The departure of KBC Group from the Irish market, fresh on the heels of Ulster Bank, raises "fundamental questions" about the banking sector here and how it is regulated, Banking and Payments Federation Ireland (BPFI) chief executive Brian Hayes has said.
Mr Hayes is a former Fine Gael politician who has headed up the BPFI, which is the lobby group for Irish banks, since 2018. “Nobody wants to see a bank leave the country but the consolidation agenda is all heading in the one direction,” he said.
“That consolidation agenda is around fewer banks but bigger banks because of the enormous capital and regulatory requirements. We do have to start asking ourselves pretty fundamental questions about the model of banking in Ireland and the environment in which banks have to operate in Ireland, which is not like other countries.
“There are some pretty big issues as a sector to sort out as to what would make Ireland an attractive place for people to come.
“The fundamental issue is capital and the fact Irish banks have to hold three and a half times more capital than their European peers. Some of that is down to the risk profile of what happened here 10 years ago. That debate is based on a political narrative.”
Mr Hayes added that it was “not true” to suggest there is no competition in the market, despite the announcement of a wind-down of Ulster Bank’s operations in the Republic in recent months.
Central Bank deputy governor Ed Sibley reassured customers of KBC that they do not need to take any action. "There are no immediate changes to the services the banks are providing today, nor the regulatory protections in place for their customers," he said.
“We do understand that there will be concerns that this transaction, if it goes ahead, will result in a further reduction in the level of competition in the Irish retail banking sector, and a reduction in choice for consumers.
“Competition issues are primarily a matter for the Competition and Consumer Protection Commission (CCPC).”
A spokeswoman for the CCPC confirmed that it had received a notification relating to the announcement and that a preliminary review was under way. “Once the review is complete, the CCPC will publish details of the notified transaction,” she said.
David Hall, chief executive of the Irish Mortgage Holders Organisation, said the news was a blow to the bank's staff here. "This is terrible news for KBC staff," he said. "For customers who are paying their mortgage there is little risk.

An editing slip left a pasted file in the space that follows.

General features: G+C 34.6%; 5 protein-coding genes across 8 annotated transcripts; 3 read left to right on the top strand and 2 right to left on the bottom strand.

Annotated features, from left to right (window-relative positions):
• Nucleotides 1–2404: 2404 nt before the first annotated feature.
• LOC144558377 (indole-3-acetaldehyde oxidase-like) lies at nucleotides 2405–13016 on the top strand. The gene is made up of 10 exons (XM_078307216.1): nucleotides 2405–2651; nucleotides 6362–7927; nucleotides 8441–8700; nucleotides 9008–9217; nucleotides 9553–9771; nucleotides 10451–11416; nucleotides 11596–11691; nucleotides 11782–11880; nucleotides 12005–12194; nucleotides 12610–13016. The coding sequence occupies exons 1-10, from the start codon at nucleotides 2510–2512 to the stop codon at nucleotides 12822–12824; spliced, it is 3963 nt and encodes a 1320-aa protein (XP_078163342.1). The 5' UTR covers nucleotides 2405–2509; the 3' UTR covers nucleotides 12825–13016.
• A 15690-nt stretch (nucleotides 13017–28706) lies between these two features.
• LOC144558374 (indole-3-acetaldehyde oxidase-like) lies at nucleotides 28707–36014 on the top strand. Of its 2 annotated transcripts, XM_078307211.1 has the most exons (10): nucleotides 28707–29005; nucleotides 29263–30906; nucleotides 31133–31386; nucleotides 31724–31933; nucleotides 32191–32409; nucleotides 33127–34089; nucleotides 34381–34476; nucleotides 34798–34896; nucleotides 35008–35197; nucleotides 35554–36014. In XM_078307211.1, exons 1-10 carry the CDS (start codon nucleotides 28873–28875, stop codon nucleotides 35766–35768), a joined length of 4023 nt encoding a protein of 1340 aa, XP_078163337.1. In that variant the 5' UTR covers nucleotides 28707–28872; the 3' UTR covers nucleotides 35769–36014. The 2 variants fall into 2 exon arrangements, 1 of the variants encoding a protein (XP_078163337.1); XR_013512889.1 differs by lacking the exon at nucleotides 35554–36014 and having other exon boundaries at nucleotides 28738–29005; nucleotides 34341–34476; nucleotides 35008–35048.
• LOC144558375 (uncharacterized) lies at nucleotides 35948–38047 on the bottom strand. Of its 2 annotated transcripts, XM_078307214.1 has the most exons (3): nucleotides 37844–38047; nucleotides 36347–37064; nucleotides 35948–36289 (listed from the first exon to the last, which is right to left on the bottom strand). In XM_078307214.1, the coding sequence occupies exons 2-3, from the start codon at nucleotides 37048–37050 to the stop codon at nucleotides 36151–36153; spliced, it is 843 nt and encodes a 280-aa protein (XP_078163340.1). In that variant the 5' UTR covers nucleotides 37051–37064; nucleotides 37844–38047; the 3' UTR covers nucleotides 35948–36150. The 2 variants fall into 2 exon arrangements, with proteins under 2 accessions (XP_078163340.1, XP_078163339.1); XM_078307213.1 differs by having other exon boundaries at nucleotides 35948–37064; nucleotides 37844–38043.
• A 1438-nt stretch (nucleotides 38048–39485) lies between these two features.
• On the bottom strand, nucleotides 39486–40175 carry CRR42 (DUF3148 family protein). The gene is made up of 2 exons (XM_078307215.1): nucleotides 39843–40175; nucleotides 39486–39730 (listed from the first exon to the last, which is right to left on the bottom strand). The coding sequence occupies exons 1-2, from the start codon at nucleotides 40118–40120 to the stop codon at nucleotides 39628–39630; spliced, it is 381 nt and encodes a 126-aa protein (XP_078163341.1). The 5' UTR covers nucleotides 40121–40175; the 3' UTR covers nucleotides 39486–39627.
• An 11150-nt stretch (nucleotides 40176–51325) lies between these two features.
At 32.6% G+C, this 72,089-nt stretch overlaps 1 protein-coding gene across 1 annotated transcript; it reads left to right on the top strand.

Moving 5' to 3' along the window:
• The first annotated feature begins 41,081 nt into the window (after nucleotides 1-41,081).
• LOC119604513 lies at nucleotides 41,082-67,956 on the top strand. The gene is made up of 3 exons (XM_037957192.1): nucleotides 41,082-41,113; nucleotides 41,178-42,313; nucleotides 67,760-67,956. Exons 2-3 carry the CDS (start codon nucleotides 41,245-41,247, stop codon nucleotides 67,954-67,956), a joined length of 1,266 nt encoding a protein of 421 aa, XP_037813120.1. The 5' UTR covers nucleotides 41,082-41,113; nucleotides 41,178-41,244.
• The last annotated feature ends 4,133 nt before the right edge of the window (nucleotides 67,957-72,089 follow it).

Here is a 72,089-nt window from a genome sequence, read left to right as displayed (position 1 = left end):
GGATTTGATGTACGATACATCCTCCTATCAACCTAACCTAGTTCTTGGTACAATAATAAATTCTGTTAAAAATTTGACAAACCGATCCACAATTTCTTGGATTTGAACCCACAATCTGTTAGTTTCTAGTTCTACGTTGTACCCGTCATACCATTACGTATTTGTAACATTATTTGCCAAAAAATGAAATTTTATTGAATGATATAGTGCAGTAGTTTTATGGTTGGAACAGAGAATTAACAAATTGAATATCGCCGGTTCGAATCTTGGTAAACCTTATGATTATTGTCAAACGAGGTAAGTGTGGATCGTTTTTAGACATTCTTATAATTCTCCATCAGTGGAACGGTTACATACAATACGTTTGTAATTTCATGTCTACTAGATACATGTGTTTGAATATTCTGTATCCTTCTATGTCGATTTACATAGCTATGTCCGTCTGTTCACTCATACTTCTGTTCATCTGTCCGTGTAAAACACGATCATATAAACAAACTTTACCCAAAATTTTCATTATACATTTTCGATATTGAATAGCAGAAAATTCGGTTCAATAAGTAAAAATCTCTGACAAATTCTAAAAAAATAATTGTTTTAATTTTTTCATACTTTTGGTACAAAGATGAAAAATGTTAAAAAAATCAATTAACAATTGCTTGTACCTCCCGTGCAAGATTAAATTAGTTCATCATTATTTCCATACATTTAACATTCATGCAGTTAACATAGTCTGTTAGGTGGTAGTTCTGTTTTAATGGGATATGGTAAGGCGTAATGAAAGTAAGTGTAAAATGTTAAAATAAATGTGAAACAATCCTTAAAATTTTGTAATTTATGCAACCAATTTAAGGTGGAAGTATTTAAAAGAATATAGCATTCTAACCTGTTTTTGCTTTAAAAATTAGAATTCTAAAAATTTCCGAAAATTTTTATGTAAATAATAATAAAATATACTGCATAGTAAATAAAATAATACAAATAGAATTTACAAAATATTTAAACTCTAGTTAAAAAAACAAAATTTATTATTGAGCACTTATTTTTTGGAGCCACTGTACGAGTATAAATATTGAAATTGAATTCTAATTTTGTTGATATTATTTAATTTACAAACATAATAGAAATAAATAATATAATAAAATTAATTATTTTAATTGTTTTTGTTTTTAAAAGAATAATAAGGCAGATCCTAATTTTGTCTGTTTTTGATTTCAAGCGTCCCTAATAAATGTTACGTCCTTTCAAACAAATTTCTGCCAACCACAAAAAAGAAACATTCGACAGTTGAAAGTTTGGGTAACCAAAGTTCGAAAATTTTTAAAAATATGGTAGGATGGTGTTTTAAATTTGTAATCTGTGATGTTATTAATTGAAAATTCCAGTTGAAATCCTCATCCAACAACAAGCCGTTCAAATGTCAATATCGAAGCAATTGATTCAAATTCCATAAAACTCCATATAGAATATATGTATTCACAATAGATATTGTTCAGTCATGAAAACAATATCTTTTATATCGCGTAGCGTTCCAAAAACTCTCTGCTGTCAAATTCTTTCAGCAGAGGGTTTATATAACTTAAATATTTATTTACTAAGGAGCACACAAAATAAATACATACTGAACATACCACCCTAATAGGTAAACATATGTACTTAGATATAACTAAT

“Of greater concern are loans yet to be sold that are in arrears. This is especially concerning as KBC have a review clause in some of their restructures.”
John O'Connell, general secretary of the Financial Services Union (FSU), said the announcement was "deeply worrying for staff, customers and communities".
“It is not good enough that once again staff are the last people to be informed about the future of their jobs,” he said. “This is not the way that change should be managed. The FSU will be writing to both BOI and KBC to express our dismay at the lack of consultation and to request an urgent meeting to discuss the protection of jobs, the timeframe, and the effects this announcement will have on staff and customers.”
The Irish Banking Culture Board said its focus will be to work closely the banks to ensure that any outcome of their negotiations is managed in an “open and transparent manner” and that staff and customers “are treated with fairness and respect throughout”.
Brokers Ireland said the news was “deeply disappointing” on the back of Ulster Bank’s plans to also leave.
“While it’s at an early stage and there is a process to be gone through, nonetheless, one has to think that in reality, given the nature of the announcement, it is a fait accompli,” said director of financial services Rachel McGovern.
“This diminution in competition is happening in a market that is already lacking in competition, although the recent entry of Avant Money is welcome,” she added.